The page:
It took me 10 years of doctors' appointments and a misdiagnosis of IBS before discovering I had Crohn's disease
- When I started experiencing fatigue, bleeding, and stomach pain, doctors mistakenly said it was IBS.
- I went to countless appointments over 10 years before getting a diagnosis for Crohn's disease.
The unpredictable nature of autoimmune conditions and inflammatory diseases, combined with nonspecific symptoms such as fatigue and pain, means the road to diagnosis for people with chronic illnesses can be long. For me, it was over 10 years.
When I first went to the doctor with exhaustion, diarrhea, bleeding, and stomach pain, I was working full time as a preschool assistant. While the other symptoms were horribly debilitating, I was most concerned about the fatigue. Being alert was a must for the safety of the children in my care, yet all I wanted to do was sleep.
I'd get home from work and doze on the couch, often sleeping all evening until giving up and climbing into bed. The doctor told me I was suffering from irritable bowel syndrome. The medication they prescribed didn't help, and only added nausea to my list of symptoms. Things weren't improving.
I made countless appointments but left without answers
I was starting to feel hopeless. I made dozens of appointments, had countless blood tests, but no answers or solutions were forthcoming. I dreaded going back to the surgery center, knowing they'd say the same as they always said — that my symptoms were classic for IBS and not to underestimate how unpleasant the condition could be. Once, I overheard a doctor telling another that I was a hypochondriac.
As someone who has always struggled with low confidence, finding the energy to self-advocate was draining. For a while I went with a "put up and shut up" attitude because I didn't have the energy to fight.
My limbs ached, I struggled with brain fog, and the physical exhaustion was overwhelming. I couldn't eat or drink because the pain was unbearable. During times I felt well, I wondered if I'd imagined it all.
I would doubt the validity of my condition because when you feel well, it can be hard to recall the precise agony of the worst days. Then the symptoms would come back, affecting my ability to function and causing my mental health to plummet.
Leaving the house was a challenge and I started having panic attacks, making my chest tighten so much I thought I was dying. I'd struggled with anxiety in the past, so I recognized the feelings and was prescribed antidepressants to help me cope. But still, I was falling apart.
I began to feel like a burden at work because I was regularly too ill to come in or would need time off for medical appointments. Eventually, I became so unwell I left my job.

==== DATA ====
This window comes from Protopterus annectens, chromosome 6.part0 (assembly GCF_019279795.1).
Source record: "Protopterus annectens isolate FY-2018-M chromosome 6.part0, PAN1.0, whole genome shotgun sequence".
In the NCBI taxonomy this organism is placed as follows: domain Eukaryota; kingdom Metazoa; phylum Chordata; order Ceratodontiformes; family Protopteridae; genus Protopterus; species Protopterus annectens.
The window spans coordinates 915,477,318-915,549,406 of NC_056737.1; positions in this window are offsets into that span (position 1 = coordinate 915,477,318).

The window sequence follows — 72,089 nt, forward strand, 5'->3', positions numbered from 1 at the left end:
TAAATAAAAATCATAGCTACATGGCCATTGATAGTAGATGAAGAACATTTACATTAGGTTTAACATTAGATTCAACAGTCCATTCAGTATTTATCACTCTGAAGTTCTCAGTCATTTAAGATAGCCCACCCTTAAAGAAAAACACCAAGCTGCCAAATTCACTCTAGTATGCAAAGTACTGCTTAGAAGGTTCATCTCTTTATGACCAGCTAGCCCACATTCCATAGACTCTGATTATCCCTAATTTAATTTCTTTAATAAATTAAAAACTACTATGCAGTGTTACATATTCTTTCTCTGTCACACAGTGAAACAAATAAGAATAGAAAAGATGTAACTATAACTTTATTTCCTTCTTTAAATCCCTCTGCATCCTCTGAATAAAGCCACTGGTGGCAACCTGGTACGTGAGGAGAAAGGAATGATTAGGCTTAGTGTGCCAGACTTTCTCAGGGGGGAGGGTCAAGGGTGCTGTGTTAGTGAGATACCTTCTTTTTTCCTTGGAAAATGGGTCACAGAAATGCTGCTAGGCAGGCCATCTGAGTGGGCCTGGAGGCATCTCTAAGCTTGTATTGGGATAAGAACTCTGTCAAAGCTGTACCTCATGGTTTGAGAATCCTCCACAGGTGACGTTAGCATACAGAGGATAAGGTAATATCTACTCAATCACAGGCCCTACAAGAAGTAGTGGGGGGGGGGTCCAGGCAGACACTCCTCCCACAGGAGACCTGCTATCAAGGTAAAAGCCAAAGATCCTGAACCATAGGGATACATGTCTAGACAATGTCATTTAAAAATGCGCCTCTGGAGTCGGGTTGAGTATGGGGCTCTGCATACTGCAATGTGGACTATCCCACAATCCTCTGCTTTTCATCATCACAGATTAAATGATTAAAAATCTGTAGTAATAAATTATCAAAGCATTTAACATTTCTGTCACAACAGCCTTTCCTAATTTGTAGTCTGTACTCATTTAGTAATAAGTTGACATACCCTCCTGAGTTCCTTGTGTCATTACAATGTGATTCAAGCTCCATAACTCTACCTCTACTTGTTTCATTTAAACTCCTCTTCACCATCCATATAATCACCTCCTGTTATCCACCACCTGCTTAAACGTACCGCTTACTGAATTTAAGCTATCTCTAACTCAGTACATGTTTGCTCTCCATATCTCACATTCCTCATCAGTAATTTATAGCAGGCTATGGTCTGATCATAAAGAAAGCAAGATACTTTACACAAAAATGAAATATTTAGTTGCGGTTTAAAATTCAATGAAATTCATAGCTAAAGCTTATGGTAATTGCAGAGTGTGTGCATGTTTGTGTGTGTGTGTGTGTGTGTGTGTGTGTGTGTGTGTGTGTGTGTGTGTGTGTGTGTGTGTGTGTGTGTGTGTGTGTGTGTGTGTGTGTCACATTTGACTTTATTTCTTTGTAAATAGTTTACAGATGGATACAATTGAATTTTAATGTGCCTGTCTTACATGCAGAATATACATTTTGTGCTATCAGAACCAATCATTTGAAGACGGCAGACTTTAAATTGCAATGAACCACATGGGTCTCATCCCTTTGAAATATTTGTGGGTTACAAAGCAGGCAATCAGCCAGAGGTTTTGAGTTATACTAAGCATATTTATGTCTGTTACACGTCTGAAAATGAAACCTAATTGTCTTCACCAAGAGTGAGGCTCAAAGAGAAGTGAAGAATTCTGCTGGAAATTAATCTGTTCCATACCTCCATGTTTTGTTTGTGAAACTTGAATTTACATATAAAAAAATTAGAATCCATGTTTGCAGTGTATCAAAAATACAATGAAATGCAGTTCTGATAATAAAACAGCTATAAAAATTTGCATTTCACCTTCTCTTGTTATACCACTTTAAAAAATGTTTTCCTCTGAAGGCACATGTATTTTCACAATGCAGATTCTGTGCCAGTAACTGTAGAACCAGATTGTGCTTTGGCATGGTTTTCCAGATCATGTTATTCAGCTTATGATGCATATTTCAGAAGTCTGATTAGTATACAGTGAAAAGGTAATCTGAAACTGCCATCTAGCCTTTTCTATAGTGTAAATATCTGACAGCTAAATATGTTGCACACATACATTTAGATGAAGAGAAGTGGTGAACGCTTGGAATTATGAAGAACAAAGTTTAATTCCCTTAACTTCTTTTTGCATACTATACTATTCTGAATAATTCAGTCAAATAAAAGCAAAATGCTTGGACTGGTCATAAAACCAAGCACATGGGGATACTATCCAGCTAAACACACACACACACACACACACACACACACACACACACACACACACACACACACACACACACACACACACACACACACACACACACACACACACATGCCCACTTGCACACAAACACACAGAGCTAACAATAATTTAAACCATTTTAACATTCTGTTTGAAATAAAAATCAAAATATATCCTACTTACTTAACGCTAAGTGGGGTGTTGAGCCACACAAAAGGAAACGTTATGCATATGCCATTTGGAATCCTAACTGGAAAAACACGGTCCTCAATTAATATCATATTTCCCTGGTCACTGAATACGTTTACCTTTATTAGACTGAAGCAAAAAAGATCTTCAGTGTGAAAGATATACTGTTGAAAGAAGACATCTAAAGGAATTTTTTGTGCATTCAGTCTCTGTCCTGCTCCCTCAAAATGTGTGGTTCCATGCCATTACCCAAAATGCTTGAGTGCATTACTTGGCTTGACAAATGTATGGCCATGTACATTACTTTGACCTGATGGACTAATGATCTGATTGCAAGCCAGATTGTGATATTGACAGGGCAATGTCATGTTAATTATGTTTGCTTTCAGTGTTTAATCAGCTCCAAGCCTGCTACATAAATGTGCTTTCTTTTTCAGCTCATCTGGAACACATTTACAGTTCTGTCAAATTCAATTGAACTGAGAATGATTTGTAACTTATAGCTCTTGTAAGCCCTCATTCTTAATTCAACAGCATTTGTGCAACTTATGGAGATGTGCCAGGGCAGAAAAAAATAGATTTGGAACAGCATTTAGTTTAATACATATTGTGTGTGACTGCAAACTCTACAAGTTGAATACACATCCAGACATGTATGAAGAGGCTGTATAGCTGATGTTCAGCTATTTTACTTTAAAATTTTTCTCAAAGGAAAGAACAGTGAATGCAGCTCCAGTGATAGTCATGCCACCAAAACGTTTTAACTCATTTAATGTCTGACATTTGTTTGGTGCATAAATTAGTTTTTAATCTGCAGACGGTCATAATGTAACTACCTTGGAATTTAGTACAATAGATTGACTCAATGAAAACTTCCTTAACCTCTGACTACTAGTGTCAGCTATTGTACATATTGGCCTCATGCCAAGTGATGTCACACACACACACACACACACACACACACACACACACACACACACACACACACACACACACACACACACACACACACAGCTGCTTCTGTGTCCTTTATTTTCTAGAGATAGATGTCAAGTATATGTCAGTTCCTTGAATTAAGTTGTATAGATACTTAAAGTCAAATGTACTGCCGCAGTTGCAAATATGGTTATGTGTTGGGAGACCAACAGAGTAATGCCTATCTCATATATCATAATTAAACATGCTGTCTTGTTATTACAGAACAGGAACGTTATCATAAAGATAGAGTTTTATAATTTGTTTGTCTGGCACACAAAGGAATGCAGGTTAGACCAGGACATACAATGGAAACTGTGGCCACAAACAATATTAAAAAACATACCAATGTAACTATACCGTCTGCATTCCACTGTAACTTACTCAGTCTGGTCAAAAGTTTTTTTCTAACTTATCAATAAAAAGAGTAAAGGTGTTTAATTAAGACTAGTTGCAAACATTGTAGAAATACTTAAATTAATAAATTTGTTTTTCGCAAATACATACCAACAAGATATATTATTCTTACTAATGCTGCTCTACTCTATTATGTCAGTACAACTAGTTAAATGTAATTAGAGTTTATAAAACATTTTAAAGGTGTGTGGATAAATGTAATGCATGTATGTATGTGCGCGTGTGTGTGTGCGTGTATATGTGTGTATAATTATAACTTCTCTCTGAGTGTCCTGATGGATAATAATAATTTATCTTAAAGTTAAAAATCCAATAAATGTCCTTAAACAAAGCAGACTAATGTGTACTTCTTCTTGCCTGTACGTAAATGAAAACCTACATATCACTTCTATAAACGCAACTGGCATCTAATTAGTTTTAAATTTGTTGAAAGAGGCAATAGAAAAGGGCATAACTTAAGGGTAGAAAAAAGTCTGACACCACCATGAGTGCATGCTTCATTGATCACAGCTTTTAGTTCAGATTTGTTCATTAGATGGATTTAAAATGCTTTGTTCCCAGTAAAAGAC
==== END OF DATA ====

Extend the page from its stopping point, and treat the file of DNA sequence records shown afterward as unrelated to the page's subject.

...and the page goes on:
I found a glimmer of hope with a new general practitioner
Fortunately, around this time a new general practitioner started at my local surgery center. They listened to me, reran all the tests I'd had previously, and more. When they promised to get to the root of the issue, I believed them. Finally, I had an ally. More than that, I had hope.
New test results came back suggesting there was inflammation in my body. A simple stool test for calprotectin, which no doctor had previously ordered, was high, and combined with my symptoms, meant I met the criteria for a colonoscopy.
Ten years of pain, guilt, and battling to be taken seriously came to a head as I lay on a hospital trolley, drowsy with nitrous oxide and oxygen, watching a camera pass through my blistered large bowel. I hadn't been suffering from an overactive imagination. I'd been suffering from Crohn's disease.
A diagnosis of Crohn's brought some relief — but it also brought anger
I thought diagnosis would be its own form of closure; finally, I could use the energy I'd been channeling into self-care and getting better. Alongside the relief, though, was a deep anger that the process had taken so long.
If there's one thing more miserable than being ill, it's being ill and not knowing why. Once we know what we're dealing with, medication can be prescribed. Treatment and healing can begin. The more time it takes to figure out a treatment plan that works, the harder it can be on a person. People with chronic illness or pain are more likely to suffer with mental-health problems compared to the general population, and considering the battle it took me to get a diagnosis, it's easy to see why.
The skills needed to self-advocate don't come easily, especially to introverts. Tips I picked up from friends — such as making notes before an appointment or taking someone with you to consultations — can help, but nothing helped me as much as finding a healthcare professional who was an ally in the truest sense of the word.
We need all healthcare professionals to listen to us the way that provider listened to me — people who will take it upon themselves to find answers to their patients' questions and leave no stone unturned. We need healthcare professionals who see it as their job to provide patients with hope.
For anyone who feels their health concerns are not being taken seriously — know that you're not alone. I see you, I hear you, and I am sending you love and strength. Most of all, I wish you didn't have to fight so hard.
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